It’s a beautiful Friday night and you’re out to dinner with four of your best buddies. The restaurant's ambiance is exquisite and the food is divine. You’re on a budget, so you stick to ordering a delicious appetizer and some tasty soup, while your friends go all in on surf and turf, quaff glasses of the restaurant’s best champagne and devour decadent desserts. The fun and laughter lasts for hours. You’ve had the time of your life—but when the check comes, your friends insist upon dividing it equally among the five of you, despite the fact that your meal cost only a fraction of theirs. Sighing, you hand over your credit card, feeling distinctly taken-advantage-of.
Hopefully you don't have friends who would pull a stunt like that at a restaurant, or anywhere else. If you're a resident of a multifamily building where you don’t have direct billing for your utilities however, this scenario is an everyday occurrence. Regardless of what you personally consume, you're picking up the tab for your neighbor’s water, gas and electric use. Unless you have submetered utilities, that is.
Breaking Up is Hard to Do
Many buildings are still master metered. “In a master metered building, the electricity charges are folded into the monthly maintenance charges (which are sometimes referred to as common area charges),” says Dean Zias, a project manager with the New York State Energy Research & Development Authority (NYSERDA), a public benefit corporation that offers objective information and analysis, innovative programs, technical expertise and funding to help New Yorkers increase energy efficiency, save money, use renewable energy and reduce reliance on fossil fuels. “So the electricity costs are treated much like fees for snow removal or grass cutting,” he says.
Zias explains that the building tallies up the total electricity charges—including demand and consumption (kW + kWh)—and divvies up the charges among residents within their maintenance bill. “The charges are divided by either the square footage of the unit, or by the number of shares a cooperator or owner has,” he says. “Apartments at the top of a building, for example, are more desirable, so owners of these units typically have more shares.”
Zias says that the real drawback of billing this way is that there is no incentive for shareholders or unit owners to save energy—the costs are buried among their general maintenance fees. “Most boards only look at maintenance expenses annually,” he says. “At that time, they might decide expenses are too high, and begin looking at ways to make energy efficiency improvements. It’s really a big disconnect in the ability to close the loop and look at electricity costs more often. It’s also hard to get data on in-unit consumption to see where opportunities to save energy and costs can be found.”
An Old Idea
Submetering was introduced in multifamily buildings as far back as the 1920s, but didn’t really become a concept in the property management industry until the 1980s when energy costs and conservation became more of a concern for property owners. Eric Jacobson, director of corporate communications for Quadlogic Controls Corp. in Long Island City explains that submetering was prohibited for a number of years after landlords were found to be gouging rental tenants, but it was re-enabled in the late 1970s.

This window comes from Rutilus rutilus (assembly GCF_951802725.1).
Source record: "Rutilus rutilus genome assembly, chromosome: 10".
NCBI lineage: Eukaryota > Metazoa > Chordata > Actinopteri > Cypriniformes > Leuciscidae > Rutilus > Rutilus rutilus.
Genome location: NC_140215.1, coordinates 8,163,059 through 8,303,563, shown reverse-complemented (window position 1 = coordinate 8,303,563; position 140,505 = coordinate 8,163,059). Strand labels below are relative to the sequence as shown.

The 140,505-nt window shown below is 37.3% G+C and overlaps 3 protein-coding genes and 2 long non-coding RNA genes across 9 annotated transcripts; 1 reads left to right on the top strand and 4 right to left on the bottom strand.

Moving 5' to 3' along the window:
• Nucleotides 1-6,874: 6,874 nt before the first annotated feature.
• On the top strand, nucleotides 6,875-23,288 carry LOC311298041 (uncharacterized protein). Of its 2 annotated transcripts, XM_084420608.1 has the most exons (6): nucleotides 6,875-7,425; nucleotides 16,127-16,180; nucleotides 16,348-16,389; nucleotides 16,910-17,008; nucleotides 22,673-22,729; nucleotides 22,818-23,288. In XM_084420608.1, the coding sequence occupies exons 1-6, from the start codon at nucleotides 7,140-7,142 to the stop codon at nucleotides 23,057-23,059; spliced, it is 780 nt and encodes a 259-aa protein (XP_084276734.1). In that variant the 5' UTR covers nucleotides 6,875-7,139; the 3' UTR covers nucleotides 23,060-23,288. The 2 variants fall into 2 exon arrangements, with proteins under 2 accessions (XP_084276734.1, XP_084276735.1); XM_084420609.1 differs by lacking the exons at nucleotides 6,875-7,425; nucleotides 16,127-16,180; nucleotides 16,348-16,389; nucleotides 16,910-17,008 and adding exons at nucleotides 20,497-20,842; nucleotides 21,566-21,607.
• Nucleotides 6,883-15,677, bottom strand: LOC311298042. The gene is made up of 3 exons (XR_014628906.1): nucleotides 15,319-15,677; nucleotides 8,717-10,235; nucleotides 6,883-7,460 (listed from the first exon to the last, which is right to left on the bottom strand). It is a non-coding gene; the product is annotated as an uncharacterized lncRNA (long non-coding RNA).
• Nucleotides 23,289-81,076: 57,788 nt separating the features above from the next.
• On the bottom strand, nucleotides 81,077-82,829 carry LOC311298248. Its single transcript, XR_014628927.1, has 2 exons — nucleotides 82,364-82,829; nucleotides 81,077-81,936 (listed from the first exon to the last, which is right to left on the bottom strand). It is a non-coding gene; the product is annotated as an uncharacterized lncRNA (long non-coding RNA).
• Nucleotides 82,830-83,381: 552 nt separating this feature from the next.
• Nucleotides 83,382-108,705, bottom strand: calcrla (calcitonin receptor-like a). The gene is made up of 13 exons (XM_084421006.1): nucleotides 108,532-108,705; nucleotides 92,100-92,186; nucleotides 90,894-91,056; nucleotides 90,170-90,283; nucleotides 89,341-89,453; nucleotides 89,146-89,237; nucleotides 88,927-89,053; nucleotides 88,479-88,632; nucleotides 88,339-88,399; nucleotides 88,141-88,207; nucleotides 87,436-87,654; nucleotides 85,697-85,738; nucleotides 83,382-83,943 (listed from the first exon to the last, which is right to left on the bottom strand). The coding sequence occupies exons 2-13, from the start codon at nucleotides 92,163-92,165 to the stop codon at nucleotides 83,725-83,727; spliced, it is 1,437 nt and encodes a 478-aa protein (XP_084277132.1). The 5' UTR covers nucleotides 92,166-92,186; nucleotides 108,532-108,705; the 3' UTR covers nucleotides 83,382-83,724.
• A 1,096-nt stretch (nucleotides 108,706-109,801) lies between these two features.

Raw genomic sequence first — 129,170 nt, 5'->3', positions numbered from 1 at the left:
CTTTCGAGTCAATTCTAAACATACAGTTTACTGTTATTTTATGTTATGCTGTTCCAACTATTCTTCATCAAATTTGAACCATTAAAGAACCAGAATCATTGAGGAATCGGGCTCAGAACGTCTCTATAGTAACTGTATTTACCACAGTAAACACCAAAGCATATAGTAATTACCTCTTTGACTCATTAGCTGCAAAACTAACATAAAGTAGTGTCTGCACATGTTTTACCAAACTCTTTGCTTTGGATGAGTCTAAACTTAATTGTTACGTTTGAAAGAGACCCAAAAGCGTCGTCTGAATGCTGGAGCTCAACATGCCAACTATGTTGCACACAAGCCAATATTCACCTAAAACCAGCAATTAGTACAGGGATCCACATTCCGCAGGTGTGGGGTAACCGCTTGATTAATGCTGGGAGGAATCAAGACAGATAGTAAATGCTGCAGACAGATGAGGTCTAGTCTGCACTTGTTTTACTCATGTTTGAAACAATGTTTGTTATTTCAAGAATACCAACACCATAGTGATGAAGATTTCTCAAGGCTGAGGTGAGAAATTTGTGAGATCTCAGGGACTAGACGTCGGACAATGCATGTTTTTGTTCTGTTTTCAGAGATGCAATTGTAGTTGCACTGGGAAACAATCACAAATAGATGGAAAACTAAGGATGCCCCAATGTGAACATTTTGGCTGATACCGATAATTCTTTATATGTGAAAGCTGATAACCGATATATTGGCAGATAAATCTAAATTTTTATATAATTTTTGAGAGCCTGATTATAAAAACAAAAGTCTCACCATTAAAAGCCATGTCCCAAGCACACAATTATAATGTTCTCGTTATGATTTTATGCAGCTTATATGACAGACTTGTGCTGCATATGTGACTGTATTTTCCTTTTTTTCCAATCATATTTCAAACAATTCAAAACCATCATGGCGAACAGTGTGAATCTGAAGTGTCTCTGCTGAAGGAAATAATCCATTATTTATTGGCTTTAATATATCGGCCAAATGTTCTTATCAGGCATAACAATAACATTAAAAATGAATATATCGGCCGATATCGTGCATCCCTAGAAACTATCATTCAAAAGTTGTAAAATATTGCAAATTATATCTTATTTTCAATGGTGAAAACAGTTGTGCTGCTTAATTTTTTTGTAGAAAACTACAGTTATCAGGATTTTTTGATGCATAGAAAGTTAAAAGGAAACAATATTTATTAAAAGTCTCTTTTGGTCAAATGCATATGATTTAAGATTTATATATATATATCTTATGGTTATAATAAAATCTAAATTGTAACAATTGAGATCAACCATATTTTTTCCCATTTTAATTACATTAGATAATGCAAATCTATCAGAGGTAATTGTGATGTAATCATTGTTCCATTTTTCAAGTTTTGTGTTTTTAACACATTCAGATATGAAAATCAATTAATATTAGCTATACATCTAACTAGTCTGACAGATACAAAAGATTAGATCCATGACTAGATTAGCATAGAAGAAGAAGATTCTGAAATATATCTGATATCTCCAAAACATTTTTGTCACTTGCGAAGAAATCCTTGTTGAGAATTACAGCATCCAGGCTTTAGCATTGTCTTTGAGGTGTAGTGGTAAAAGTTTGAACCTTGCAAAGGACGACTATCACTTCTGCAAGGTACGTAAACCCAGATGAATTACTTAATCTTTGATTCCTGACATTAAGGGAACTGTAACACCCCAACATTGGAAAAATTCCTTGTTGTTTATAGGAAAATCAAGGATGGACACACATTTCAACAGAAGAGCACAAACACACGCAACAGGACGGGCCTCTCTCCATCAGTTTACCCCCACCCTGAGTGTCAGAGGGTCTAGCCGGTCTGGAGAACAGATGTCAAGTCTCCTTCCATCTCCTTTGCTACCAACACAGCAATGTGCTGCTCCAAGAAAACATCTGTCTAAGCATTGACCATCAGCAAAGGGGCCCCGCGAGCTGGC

“Submetering is a highly contentious subject in the building industry,” says Herbert Hirschfeld, PE, a professional engineer and an energy consultant based in Glen Cove. “In a rental building, anything the landlord wants to do, the residents tend to feel the landlord is out to screw them. It’s an adversarial relationship between renters and landlords. The elderly are also sometimes afraid of change. They feel preyed upon by shareholders looking to defeat the measure. Co-ops aren’t as adversarial, but sometimes an existing board will want to submeter the co-op but the next board of directors will take the opposite position. It’s like the Democrats and Republicans.”
Seeking the approval of non-board shareholders or the majority of the residents in a co-op or condo is no longer needed to switch from master metering to submetering. The Public Service Commission (PSC) regulations issued in December 2012 state that the decision to proceed with submetering can now be made by a board unilaterally.
To be clear: submetering is not the same thing as real-time billing, under which consumers pay the actual price for electricity at that moment in time when it’s used (the cost is often applied in 15-minute increments). “This form of billing applies more to the industrial and commercial sectors,” says Zias. “Under real-time pricing, you could be paying up to $80 dollars per kWh, depending upon the time of day and the season (summertime being the highest). Users pay the lowest price for electricity in the evening time, mid-range during dawn and dusk periods, and the highest prices during the day. To protect consumers from high electricity prices, legislation was passed in the1980s forbidding real-time billing for the residential sector, so you won’t see this very often in residential buildings today.”
According to Jacobsen, Quadlogic invented the technology of electric meters that are installed in the apartment or condo unit and read remotely. “Our meter gets installed adjacent to the circuit breaker panel; that’s the only place they can measure the usage here,” he says. “We impose our data signal on the robust, strong wiring that's already there, and we use that on a data network. Our patent has to avoid the frequencies where there is noise on the power line. We do it to avoid interference, so the data has integrity and is recorded by the transponder. Otherwise it’s rejected. This process is repeated every 24 hours, so it's continuously optimizing.”
For direct meter, a meter room needs to be installed, usually in the basement. “An individual meter for each unit also needs to be installed, and the apartment’s electrical panel must then be wired to the direct meter (which typically requires wiring to be done through the interior walls),” says Zias. “This is a major capital cost.”